The bishops also said they feared that women would face health risks from unsupervised use of emergency contraception. And, the bishops warned that emergency contraception would promote high-risk sexual behavior, especially among minors.

"The Administration, if anything, should be encouraging physician involvement and parental notification, not thwarting it as this proposal, if adopted, would do," the bishops wrote in their letter.

Barr Laboratories, headquartered in Pomona, N.Y., is in the process of buying Plan B from the Women's Capital Corporation and will market the drug. The company says it will provide detailed information to women on what the pills do and on how to use them. It wants to sell the drug only in stores with pharmacies but will also advertise widely to women and doctors.

Sharon Camp, president and chief executive officer of the Alan Guttmacher Institute in New York City--a national public policy and research center on reproductive health--said that non-prescription status for Plan B is long overdue. She says many European countries have made emergency contraception available without a prescription for years.

"Opposition is beginning to come from groups opposed to all forms of contraception, but that is not a mainstream view, so it is unlikely to get much traction, even in the current political climate," said Camp, the founder and former chief executive officer of Women's Capital Corporation. "The real point, of course, is that drug regulation is not and should not be driven by politics."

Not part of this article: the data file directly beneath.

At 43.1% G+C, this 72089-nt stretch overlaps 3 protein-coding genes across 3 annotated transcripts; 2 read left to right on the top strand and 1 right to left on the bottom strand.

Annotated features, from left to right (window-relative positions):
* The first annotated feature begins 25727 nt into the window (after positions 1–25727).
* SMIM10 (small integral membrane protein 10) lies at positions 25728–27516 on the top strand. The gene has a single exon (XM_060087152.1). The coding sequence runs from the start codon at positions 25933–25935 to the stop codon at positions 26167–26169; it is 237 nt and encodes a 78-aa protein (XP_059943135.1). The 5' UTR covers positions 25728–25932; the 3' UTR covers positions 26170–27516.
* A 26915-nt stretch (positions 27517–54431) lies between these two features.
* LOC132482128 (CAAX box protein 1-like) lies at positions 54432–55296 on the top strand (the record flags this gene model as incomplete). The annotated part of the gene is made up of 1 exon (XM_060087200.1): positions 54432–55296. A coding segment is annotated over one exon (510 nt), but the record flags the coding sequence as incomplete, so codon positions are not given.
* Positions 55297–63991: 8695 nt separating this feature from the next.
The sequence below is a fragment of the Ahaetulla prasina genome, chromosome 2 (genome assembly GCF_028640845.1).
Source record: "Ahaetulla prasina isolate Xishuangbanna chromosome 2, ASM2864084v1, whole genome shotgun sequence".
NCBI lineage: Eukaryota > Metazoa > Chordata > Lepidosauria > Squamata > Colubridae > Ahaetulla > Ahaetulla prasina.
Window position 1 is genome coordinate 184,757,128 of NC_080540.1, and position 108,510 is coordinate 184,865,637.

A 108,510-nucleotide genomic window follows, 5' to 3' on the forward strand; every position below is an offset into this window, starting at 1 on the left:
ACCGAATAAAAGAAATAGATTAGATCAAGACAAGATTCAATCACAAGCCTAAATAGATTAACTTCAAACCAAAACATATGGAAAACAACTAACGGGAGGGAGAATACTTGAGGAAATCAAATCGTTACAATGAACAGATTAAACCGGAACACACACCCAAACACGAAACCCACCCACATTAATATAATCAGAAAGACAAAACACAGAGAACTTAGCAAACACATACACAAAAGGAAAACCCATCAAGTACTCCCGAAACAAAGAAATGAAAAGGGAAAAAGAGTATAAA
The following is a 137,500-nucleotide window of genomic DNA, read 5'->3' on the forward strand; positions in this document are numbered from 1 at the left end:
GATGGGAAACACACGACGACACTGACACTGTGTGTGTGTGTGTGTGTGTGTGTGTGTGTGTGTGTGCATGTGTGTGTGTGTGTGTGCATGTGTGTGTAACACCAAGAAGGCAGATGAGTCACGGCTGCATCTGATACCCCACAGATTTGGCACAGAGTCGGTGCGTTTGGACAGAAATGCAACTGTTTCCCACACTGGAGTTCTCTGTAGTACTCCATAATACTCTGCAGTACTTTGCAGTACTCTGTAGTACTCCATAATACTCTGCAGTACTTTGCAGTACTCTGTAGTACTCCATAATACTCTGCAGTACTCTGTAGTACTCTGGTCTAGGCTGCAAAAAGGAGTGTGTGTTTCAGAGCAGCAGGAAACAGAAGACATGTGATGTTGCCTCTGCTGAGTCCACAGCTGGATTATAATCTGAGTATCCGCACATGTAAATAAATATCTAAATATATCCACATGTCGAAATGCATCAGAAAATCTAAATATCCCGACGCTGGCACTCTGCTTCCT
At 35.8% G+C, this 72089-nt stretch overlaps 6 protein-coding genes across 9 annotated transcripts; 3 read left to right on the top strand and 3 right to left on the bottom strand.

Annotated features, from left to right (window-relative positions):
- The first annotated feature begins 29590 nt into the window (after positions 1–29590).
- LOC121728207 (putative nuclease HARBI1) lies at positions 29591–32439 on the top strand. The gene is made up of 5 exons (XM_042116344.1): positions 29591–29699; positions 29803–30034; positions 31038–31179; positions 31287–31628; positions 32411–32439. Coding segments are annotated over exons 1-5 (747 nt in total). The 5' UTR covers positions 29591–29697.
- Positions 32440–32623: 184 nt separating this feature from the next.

Hormonal Hazard Caution

Barbara Seaman has not participated in the formal debate over selling Plan B in drug stores, but she has followed the debate. Seaman is a journalist who has dedicated herself to the health hazards of hormonal medicine and the pursuit of medical and pharmaceutical irresponsibility toward women. Her latest book about the Pill, "The Greatest Experiment Ever Performed on Women: Exploding the Estrogen Myth," was published this year. The point of it all, she says, is that for women not to expose themselves unnecessarily to a new hormonal drug.

While she does not align herself with the bishops, she joins their stated concerns about women not taking unnecessary health risks if Plan B does become available over the counter. If Plan B is made available over the counter, she notes, a number of women may be take it who aren't actually pregnant and may therefore expose themselves to unnecessary risks.

"I'm always cautious about taking any drug if you don't really need it," she said. "I think in a real emergency situation, we're all inclined to take chances."

Darryl McGrath is a writer in Albany, N.Y., who has reports often on reproductive health issues.

 

 

For more information:

The Clara Bell Duvall Reproductive Freedom Project:
http://www.aclupa.org/duvall/

Alan Guttmacher Institute--
"FDA Committees Strongly Support Over-the-Counter Status for Emergency Contraception":
http://www.agi-usa.org/media/index.html#news2

United States Conference of Catholic Bishops:
http://www.usccb.org/comm/archives/2003/03-245.htm